Thursday, November 3, 2016

Hybrid Cloud - Move at Your Own Pace

This is the first in a series of Hybrid Cloud articles where I review what "Cloud" means, discuss it's value, and move on to showing how to actually leverage cloud in your business.  The second blog, Hybrid Cloud - IaaS Foundation Part 1 is available now.
Are you thinking about going to the cloud and worried about having to go all-in and re-engineer your whole IT strategy?  Don't get hung up on the word "cloud" - the cloud is really just another data center - just one run by a company that does it professionally and focuses on doing it at scale and with resources you couldn't hope to match.  Besides... you don't have to go all-in at all.  You can adopt a hybrid approach.

Remember Mr. Miagi from the Karate Kid?  "Walk left side, safe. Walk right side, safe. Walk middle, sooner or later [makes squish gesture] get squish just like grape." Yeah... the hybrid cloud isn't like that at all.
With the hybrid cloud you get the best of both worlds - on-premises and the cloud.  You leave the workloads and data on-site that can't or don't make sense to move to the cloud and you move the rest.  Oh, and you can do it at your own pace and back out any time you like without penalty.  Did I mention you pay for only what you use and get billed by the minute?
Here's how "cloud" looks in a traditional data center:
You manage everything from the hardware and networking up through the O/S, data and applications.
At the other end of the spectrum you have full cloud computing or Software as a Service (SaaS) where everything is managed by the provider and you just get a web application:
Hybrid cloud isn't just mixing which services are provided by you and the vendor- as you see in Infrastructure as a Service (IaaS) and Platform as a Service (PaaS):
Hybrid actually takes portions of a workload - some data, an application, some infrastructure - and moves just that to the cloud, leaving the rest on-premises.  Here's an example:
In this case, the data is stored in the existing data center but is connected to services in the cloud:
  1. Data is stored in your on-premises data center
  2. A Windows virtual machine in IaaS in the cloud runs a custom application that connects back to the data center.  (You choose a VM on IaaS instead of PaaS because the custom code requires O/S customization.)  The virtual machine could even integrate data from multiple on-premises and cloud sources.
  3. A web application that takes the output from the custom app on the VM is hosted on PaaS (to enable easier scaling and reduce patching and O/S management overhead).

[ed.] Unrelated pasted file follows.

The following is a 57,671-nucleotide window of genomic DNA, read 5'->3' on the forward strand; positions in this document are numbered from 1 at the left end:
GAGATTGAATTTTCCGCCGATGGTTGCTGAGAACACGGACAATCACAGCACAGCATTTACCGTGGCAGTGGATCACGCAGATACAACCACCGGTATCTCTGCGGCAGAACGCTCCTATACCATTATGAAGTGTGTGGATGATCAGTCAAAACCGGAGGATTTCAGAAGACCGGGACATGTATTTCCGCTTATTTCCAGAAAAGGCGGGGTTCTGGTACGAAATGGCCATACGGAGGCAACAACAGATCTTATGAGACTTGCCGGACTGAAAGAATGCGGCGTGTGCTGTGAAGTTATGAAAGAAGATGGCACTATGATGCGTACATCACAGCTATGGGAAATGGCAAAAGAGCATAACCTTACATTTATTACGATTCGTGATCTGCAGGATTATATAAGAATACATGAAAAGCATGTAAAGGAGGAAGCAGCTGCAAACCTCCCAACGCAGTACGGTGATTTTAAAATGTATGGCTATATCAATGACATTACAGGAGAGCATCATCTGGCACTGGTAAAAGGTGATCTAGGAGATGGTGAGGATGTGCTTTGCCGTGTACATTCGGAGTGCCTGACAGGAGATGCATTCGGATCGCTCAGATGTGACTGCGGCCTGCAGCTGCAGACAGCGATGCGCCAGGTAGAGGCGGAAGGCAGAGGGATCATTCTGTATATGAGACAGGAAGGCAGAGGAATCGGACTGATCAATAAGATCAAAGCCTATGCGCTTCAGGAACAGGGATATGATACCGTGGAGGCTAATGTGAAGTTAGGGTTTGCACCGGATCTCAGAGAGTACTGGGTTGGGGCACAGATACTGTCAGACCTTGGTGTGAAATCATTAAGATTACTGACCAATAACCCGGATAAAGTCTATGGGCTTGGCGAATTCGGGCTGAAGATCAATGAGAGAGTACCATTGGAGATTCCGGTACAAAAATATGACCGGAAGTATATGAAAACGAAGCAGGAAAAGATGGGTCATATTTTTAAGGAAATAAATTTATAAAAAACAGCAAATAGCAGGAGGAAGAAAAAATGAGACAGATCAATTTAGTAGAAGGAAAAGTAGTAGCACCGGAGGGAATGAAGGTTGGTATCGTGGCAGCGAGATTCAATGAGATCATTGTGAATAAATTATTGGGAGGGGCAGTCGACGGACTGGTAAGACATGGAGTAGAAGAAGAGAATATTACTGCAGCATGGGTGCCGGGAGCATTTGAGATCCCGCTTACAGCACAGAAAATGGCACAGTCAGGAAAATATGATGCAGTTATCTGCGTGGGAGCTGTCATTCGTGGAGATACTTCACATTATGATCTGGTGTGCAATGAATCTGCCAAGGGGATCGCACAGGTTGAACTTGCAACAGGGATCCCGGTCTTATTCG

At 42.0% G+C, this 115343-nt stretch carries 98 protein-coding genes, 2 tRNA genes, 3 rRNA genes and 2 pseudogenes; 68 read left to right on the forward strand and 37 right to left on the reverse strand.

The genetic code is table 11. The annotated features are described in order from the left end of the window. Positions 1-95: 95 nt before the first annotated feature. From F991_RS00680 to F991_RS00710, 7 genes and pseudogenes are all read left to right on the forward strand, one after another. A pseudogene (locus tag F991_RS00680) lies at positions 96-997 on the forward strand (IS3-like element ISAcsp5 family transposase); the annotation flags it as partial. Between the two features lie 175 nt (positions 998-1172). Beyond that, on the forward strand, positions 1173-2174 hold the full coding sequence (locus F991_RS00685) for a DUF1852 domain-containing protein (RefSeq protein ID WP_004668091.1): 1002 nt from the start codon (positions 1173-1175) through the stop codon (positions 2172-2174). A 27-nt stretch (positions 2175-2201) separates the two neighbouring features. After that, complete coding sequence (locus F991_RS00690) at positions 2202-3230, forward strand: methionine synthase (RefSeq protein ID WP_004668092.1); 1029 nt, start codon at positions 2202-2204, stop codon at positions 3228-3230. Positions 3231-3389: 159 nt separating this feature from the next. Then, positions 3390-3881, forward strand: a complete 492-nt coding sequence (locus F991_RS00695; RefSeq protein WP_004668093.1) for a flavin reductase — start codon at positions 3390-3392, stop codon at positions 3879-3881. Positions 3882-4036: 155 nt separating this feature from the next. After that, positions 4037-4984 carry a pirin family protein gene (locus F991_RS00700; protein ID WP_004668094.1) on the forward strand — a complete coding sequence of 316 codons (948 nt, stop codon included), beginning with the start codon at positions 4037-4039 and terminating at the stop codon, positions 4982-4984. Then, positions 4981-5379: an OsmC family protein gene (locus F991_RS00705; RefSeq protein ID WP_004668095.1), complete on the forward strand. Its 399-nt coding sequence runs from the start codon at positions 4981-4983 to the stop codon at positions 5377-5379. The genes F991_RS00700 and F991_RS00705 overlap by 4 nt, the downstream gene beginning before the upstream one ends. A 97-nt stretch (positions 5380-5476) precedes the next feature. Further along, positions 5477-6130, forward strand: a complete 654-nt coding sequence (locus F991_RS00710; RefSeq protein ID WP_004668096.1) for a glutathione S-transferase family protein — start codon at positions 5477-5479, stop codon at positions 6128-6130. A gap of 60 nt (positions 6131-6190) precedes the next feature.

4. The application on PaaS then presents a web interface that is integrated in to your SharePoint Online intranet portal.
I'm not an application architect (though I can hook you up with some good ones!) but there are lots of options to choose from.  The beautiful thing about the cloud is that you can choose the best option for each part of your solution and you don't have to move the whole application to the cloud.
In another example, your Exchange e-mail is on-premises and you want to move just some of your users to the cloud:
In the diagram above, there are some Exchange users in the cloud and some on-premises.  They interact with each other as if they were on the same e-mail system.  You can choose to move just some mailboxes to the cloud or all of them and even move them back if you like.  Perhaps you have some users with e-mail data that contains trade secrets or bank card information... leave them on-premises if you like and just move the general user population to gain efficiency and scale where it makes sense.
The two main things you gain from the cloud are:
  1. Scalability
  2. Flexibility
And with hybrid cloud you don't have to sacrifice your current IT infrastructure and practices to leverage the cloud's benefits.
This article is cross posted from my original on LinkedIn Pulse: Hybrid Cloud - Move at Your Own Pace.

Friday, October 14, 2016

4 Shocking Microsoft Products You Need to Know About

Whoah! Microsoft did What?

You've been using Microsoft's products for a while now - Office, Exchange, SharePoint, Skype.  You know how to use them, what they do.  Here are a few you probably haven't used.  Some are really interesting and different than what you normally expect from Microsoft.  Some are actually free!
Here are 4 Strange Microsoft Products You Need to Know About:


Are you bored with PowerPoint?  Need to create a quick and easy visual presentation on the web?  Log in with your Microsoft Account at and you can create a visually stunning presentation quickly and easily.

Choose a template then develop your story line with text, pictures and rich media easily - video, audio, Tweets and more.  Invite someone to co-create your Sway or review it if you like, then when you're done if you don't like it, hit the Remix button to give it a new look.

When you're done hit the Share button to share it on Facebook or Twitter or upload it to your public gallery on

Sway is free with a Microsoft account. You can also get free mail and free OneDrive storage with that same account. Go to to get an account, but most people have one already.


Have you ever missed an e-mail from your boss?  Are you tired of posting updates twice - once to Twitter and once to Facebook?  Maybe you'd like to automatically save your e-mail attachments to SharePoint.  You can do all this and more with Microsoft Flow.

Flow has dozens of pre-created automations already built that you can use, or create your own from a selection of "triggers", conditions, and actions.

For instance, you can create a Flow like this: